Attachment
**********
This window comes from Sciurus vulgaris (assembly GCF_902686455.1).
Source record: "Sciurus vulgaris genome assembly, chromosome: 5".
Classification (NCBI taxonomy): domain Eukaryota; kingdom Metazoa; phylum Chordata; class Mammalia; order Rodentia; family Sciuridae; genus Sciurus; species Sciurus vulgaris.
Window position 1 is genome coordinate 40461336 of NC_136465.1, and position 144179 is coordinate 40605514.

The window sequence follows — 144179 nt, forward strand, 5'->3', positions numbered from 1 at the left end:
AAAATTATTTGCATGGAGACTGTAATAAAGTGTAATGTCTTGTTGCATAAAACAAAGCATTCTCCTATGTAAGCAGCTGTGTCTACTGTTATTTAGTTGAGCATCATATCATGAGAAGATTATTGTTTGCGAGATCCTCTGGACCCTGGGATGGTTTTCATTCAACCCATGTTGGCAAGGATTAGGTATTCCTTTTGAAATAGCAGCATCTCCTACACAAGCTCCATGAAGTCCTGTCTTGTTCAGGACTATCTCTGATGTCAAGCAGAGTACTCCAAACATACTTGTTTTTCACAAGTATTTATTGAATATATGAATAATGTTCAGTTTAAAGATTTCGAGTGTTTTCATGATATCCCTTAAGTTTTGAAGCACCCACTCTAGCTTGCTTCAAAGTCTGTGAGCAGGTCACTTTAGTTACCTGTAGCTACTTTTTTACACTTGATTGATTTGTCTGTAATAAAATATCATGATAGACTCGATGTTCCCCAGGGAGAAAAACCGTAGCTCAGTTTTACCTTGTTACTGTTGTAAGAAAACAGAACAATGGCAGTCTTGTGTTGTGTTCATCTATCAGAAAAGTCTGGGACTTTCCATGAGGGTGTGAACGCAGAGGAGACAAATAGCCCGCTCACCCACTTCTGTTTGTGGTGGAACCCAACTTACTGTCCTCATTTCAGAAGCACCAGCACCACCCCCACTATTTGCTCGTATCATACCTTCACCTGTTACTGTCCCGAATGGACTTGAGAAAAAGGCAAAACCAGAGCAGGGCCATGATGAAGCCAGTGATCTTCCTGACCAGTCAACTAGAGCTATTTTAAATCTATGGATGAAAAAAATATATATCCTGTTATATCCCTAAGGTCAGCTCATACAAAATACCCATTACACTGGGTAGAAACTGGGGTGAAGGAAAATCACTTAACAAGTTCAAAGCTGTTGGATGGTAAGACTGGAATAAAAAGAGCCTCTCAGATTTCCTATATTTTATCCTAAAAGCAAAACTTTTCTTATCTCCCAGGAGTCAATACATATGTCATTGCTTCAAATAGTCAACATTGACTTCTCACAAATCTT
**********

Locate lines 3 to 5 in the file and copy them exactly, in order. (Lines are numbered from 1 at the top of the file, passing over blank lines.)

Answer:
Classification (NCBI taxonomy): domain Eukaryota; kingdom Metazoa; phylum Chordata; class Mammalia; order Rodentia; family Sciuridae; genus Sciurus; species Sciurus vulgaris.
Window position 1 is genome coordinate 40461336 of NC_136465.1, and position 144179 is coordinate 40605514.

The window sequence follows — 144179 nt, forward strand, 5'->3', positions numbered from 1 at the left end: